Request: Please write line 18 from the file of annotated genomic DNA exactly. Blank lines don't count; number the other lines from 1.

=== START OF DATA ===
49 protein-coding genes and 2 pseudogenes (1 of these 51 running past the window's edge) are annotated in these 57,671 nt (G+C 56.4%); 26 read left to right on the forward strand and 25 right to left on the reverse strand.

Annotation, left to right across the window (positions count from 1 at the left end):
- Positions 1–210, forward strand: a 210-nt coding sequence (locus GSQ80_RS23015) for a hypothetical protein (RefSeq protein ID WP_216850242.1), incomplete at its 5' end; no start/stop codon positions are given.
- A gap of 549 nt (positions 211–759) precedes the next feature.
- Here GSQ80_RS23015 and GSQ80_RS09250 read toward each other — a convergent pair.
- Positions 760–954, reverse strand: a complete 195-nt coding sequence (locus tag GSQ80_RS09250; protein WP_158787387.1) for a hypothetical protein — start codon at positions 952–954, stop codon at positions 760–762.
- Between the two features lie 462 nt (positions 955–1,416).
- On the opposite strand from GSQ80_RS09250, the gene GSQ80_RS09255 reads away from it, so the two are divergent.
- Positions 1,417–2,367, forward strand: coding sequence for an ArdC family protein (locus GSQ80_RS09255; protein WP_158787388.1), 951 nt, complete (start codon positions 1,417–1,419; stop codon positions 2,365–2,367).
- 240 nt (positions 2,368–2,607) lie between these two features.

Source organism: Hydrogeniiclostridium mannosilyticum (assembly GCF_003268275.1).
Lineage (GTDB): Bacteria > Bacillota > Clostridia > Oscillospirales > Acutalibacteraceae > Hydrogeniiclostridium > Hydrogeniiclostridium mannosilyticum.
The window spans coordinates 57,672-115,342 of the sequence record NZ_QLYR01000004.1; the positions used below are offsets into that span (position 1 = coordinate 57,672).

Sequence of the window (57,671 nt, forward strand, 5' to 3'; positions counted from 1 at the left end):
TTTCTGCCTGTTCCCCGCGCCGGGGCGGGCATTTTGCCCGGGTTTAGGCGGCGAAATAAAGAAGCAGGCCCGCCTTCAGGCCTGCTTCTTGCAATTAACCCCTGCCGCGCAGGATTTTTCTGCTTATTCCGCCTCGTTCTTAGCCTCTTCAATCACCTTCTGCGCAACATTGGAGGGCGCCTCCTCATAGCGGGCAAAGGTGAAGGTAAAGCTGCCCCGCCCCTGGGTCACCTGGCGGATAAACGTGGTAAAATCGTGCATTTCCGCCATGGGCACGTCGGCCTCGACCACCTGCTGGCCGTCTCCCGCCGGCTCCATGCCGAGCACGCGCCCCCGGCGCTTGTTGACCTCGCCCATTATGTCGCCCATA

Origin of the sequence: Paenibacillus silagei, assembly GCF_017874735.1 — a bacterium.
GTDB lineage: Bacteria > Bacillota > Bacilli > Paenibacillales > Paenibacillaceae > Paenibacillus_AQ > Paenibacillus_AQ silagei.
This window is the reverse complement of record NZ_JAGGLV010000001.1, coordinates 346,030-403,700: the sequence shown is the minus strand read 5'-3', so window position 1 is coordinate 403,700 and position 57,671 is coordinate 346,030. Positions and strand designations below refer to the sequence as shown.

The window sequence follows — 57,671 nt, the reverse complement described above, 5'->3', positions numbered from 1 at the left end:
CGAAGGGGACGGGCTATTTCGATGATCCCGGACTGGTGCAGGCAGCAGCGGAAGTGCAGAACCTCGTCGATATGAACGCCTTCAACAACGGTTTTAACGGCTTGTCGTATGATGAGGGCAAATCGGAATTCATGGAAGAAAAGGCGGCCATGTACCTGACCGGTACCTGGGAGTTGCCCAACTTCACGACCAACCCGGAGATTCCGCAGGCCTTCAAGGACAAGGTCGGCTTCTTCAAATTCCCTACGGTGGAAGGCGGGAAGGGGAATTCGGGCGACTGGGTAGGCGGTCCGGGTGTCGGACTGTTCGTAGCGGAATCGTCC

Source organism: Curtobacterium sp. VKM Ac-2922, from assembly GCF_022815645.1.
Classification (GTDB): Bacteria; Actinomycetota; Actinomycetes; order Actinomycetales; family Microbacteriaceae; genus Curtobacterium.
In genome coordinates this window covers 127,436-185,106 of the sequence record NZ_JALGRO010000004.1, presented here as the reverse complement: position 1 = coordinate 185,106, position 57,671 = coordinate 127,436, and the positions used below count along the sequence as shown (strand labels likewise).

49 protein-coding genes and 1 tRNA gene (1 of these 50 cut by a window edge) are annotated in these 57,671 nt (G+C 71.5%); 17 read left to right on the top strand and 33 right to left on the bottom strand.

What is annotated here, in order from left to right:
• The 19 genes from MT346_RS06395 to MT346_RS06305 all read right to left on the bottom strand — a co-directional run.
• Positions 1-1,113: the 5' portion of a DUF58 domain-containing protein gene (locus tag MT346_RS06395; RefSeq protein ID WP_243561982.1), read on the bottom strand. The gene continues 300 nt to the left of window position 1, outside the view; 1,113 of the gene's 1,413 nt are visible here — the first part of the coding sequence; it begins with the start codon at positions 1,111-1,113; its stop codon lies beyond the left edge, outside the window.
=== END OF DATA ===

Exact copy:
This window is the reverse complement of record NZ_JAGGLV010000001.1, coordinates 346,030-403,700: the sequence shown is the minus strand read 5'-3', so window position 1 is coordinate 403,700 and position 57,671 is coordinate 346,030. Positions and strand designations below refer to the sequence as shown.